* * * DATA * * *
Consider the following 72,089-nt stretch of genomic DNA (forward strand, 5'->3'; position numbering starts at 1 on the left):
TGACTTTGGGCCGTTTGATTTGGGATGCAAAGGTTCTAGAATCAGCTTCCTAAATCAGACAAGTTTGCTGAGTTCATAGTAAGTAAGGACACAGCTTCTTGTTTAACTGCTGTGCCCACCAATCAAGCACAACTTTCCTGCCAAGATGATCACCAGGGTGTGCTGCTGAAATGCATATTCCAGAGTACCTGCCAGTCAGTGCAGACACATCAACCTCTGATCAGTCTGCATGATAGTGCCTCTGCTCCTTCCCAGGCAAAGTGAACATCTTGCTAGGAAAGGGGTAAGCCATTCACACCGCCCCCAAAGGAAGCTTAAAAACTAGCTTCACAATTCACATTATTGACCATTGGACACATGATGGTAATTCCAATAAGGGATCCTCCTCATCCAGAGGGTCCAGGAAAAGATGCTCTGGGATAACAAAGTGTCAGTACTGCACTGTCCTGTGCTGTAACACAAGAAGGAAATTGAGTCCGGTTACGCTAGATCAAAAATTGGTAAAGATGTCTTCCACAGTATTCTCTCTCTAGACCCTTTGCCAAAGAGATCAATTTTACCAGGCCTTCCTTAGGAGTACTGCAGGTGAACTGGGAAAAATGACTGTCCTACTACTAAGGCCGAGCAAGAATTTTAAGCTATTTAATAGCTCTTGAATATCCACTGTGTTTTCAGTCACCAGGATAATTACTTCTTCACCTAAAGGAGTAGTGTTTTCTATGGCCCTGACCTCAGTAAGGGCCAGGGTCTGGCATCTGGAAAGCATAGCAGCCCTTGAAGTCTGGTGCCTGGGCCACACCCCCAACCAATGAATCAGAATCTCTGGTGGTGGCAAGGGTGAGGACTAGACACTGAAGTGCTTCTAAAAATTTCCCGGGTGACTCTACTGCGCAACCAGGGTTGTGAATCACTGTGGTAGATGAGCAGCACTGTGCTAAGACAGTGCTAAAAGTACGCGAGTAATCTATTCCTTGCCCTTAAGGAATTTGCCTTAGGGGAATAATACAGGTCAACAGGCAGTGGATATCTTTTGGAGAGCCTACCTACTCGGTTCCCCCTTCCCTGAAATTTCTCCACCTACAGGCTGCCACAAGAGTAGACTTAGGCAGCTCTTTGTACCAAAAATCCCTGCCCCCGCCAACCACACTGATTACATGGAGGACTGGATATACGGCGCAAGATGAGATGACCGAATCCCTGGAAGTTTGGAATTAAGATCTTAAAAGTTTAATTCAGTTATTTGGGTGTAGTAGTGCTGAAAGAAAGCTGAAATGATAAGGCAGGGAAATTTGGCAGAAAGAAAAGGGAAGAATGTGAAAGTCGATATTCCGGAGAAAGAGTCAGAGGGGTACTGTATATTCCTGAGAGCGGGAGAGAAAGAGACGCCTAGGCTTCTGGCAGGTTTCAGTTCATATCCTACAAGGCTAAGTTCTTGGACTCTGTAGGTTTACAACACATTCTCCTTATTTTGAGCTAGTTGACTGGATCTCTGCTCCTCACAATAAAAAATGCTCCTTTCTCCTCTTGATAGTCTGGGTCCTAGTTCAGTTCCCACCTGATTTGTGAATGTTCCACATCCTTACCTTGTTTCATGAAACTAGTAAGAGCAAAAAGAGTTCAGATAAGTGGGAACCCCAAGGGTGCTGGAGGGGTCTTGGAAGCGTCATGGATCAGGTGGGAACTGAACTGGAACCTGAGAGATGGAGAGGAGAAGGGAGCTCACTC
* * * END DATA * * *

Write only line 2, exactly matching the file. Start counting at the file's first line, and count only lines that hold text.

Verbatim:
TGACTTTGGGCCGTTTGATTTGGGATGCAAAGGTTCTAGAATCAGCTTCCTAAATCAGACAAGTTTGCTGAGTTCATAGTAAGTAAGGACACAGCTTCTTGTTTAACTGCTGTGCCCACCAATCAAGCACAACTTTCCTGCCAAGATGATCACCAGGGTGTGCTGCTGAAATGCATATTCCAGAGTACCTGCCAGTCAGTGCAGACACATCAACCTCTGATCAGTCTGCATGATAGTGCCTCTGCTCCTTCCCAGGCAAAGTGAACATCTTGCTAGGAAAGGGGTAAGCCATTCACACCGCCCCCAAAGGAAGCTTAAAAACTAGCTTCACAATTCACATTATTGACCATTGGACACATGATGGTAATTCCAATAAGGGATCCTCCTCATCCAGAGGGTCCAGGAAAAGATGCTCTGGGATAACAAAGTGTCAGTACTGCACTGTCCTGTGCTGTAACACAAGAAGGAAATTGAGTCCGGTTACGCTAGATCAAAAATTGGTAAAGATGTCTTCCACAGTATTCTCTCTCTAGACCCTTTGCCAAAGAGATCAATTTTACCAGGCCTTCCTTAGGAGTACTGCAGGTGAACTGGGAAAAATGACTGTCCTACTACTAAGGCCGAGCAAGAATTTTAAGCTATTTAATAGCTCTTGAATATCCACTGTGTTTTCAGTCACCAGGATAATTACTTCTTCACCTAAAGGAGTAGTGTTTTCTATGGCCCTGACCTCAGTAAGGGCCAGGGTCTGGCATCTGGAAAGCATAGCAGCCCTTGAAGTCTGGTGCCTGGGCCACACCCCCAACCAATGAATCAGAATCTCTGGTGGTGGCAAGGGTGAGGACTAGACACTGAAGTGCTTCTAAAAATTTCCCGGGTGACTCTACTGCGCAACCAGGGTTGTGAATCACTGTGGTAGATGAGCAGCACTGTGCTAAGACAGTGCTAAAAGTACGCGAGTAATCTATTCCTTGCCCTTAAGGAATTTGCCTTAGGGGAATAATACAGGTCAACAGGCAGTGGATATCTTTTGGAGAGCCTACCTACTCGGTTCCCCCTTCCCTGAAATTTCTCCACCTACAGGCTGCCACAAGAGTAGACTTAGGCAGCTCTTTGTACCAAAAATCCCTGCCCCCGCCAACCACACTGATTACATGGAGGACTGGATATACGGCGCAAGATGAGATGACCGAATCCCTGGAAGTTTGGAATTAAGATCTTAAAAGTTTAATTCAGTTATTTGGGTGTAGTAGTGCTGAAAGAAAGCTGAAATGATAAGGCAGGGAAATTTGGCAGAAAGAAAAGGGAAGAATGTGAAAGTCGATATTCCGGAGAAAGAGTCAGAGGGGTACTGTATATTCCTGAGAGCGGGAGAGAAAGAGACGCCTAGGCTTCTGGCAGGTTTCAGTTCATATCCTACAAGGCTAAGTTCTTGGACTCTGTAGGTTTACAACACATTCTCCTTATTTTGAGCTAGTTGACTGGATCTCTGCTCCTCACAATAAAAAATGCTCCTTTCTCCTCTTGATAGTCTGGGTCCTAGTTCAGTTCCCACCTGATTTGTGAATGTTCCACATCCTTACCTTGTTTCATGAAACTAGTAAGAGCAAAAAGAGTTCAGATAAGTGGGAACCCCAAGGGTGCTGGAGGGGTCTTGGAAGCGTCATGGATCAGGTGGGAACTGAACTGGAACCTGAGAGATGGAGAGGAGAAGGGAGCTCACTC